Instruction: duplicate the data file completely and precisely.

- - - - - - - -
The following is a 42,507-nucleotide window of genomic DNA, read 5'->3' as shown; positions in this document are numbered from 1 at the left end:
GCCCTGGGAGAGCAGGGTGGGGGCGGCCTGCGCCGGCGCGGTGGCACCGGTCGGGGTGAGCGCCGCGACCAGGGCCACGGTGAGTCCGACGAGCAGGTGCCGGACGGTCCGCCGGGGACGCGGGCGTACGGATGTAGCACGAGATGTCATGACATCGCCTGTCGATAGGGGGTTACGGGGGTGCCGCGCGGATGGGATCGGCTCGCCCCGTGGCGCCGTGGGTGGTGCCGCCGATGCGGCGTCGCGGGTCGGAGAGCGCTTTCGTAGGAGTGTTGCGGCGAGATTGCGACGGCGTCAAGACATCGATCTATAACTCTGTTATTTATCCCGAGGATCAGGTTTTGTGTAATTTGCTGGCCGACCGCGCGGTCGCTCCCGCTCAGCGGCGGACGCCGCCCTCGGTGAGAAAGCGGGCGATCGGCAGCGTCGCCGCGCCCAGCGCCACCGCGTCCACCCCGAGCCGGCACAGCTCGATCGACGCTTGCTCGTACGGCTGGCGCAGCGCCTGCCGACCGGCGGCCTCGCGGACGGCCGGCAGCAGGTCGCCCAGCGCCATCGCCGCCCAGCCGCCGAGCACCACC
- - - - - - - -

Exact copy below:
The following is a 42,507-nucleotide window of genomic DNA, read 5'->3' as shown; positions in this document are numbered from 1 at the left end:
GCCCTGGGAGAGCAGGGTGGGGGCGGCCTGCGCCGGCGCGGTGGCACCGGTCGGGGTGAGCGCCGCGACCAGGGCCACGGTGAGTCCGACGAGCAGGTGCCGGACGGTCCGCCGGGGACGCGGGCGTACGGATGTAGCACGAGATGTCATGACATCGCCTGTCGATAGGGGGTTACGGGGGTGCCGCGCGGATGGGATCGGCTCGCCCCGTGGCGCCGTGGGTGGTGCCGCCGATGCGGCGTCGCGGGTCGGAGAGCGCTTTCGTAGGAGTGTTGCGGCGAGATTGCGACGGCGTCAAGACATCGATCTATAACTCTGTTATTTATCCCGAGGATCAGGTTTTGTGTAATTTGCTGGCCGACCGCGCGGTCGCTCCCGCTCAGCGGCGGACGCCGCCCTCGGTGAGAAAGCGGGCGATCGGCAGCGTCGCCGCGCCCAGCGCCACCGCGTCCACCCCGAGCCGGCACAGCTCGATCGACGCTTGCTCGTACGGCTGGCGCAGCGCCTGCCGACCGGCGGCCTCGCGGACGGCCGGCAGCAGGTCGCCCAGCGCCATCGCCGCCCAGCCGCCGAGCACCACC